Following the announcement that Rogers and Sprint subscribers can now communicate to each other via rich communications services (RCS), the question arose as to why it wasn’t possible all along.
RCS, a next-generation SMS protocol that lets users take advantage of features like typing indicators, read receipts and sending high-resolution images, is still relatively new as a technology and has yet to hit mass adoption from carriers. So far in Canada, Rogers and its sub-brand Fido are the only carriers to implement standardized ‘Universal Profile’ RCS, while in the U.S., Sprint is the only carrier to do so.
With Google and the GSMA’s cross-platform push for the messaging protocol to become a ubiquitous feature on Android — one that mirrors the popularity of Apple’s iMessage — it seems bizarre that not all carrier RCS platforms would be connected.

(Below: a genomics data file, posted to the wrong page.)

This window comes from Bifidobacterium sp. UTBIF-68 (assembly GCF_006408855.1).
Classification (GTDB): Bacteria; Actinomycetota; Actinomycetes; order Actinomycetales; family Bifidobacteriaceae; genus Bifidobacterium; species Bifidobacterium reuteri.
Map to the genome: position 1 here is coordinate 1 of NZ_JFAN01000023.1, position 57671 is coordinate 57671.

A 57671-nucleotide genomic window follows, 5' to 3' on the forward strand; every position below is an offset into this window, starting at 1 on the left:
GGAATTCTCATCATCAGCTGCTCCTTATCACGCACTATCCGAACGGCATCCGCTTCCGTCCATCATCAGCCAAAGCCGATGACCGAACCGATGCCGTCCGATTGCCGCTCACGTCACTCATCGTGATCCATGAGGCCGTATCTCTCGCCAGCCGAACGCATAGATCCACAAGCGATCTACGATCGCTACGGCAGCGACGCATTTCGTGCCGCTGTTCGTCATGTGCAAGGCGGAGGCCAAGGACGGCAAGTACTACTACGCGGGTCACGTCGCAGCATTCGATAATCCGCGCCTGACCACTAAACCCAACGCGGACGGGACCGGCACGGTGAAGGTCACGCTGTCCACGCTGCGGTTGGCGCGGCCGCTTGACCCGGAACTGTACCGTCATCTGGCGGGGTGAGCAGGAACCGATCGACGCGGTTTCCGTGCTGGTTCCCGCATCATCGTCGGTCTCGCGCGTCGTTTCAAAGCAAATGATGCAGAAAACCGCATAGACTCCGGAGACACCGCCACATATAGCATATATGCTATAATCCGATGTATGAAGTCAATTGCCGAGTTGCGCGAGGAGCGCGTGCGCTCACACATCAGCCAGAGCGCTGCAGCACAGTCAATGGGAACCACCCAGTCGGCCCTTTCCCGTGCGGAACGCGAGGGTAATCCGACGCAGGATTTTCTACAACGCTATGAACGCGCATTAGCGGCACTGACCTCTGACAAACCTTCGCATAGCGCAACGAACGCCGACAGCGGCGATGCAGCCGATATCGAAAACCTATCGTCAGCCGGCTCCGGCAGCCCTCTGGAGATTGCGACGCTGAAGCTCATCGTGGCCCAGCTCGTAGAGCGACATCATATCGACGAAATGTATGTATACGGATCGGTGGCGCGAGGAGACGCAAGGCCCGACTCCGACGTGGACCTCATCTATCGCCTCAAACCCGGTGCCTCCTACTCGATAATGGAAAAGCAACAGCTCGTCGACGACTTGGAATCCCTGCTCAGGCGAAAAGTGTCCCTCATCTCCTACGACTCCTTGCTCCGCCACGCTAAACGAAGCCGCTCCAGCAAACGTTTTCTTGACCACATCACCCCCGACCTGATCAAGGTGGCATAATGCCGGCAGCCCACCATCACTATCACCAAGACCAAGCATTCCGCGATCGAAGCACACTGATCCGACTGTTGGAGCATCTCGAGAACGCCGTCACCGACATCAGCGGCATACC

In response to a question posed by Android Police founder Artem Russakovskii, Google’s vice-president of communications products, Nick Fox, explained that Google is deploying a “hub” model, so that carriers that are connected to the hub can get access to all the other carriers also connected — meaning interconnection for carriers should be seamless in the future.
We are deploying a "hub" model, so that carriers can interconnect to the hub once to get access to all other carriers connected to the hub.
— Nick Fox (@RealNickFox) June 5, 2017
The hub format drives down investment by carriers in comparison to a network-to-network interface, which would create a high number of interconnects as the number of carriers that support RCS increase, but there are certain downsides to any centralized system as well — namely, the potential for congestion. For now, however, that shouldn’t be an issue, and the establishment of a hub network makes it easier for new carriers to join, which hopefully means we’ll see more RCS support from carriers in the future.
Source: Android Police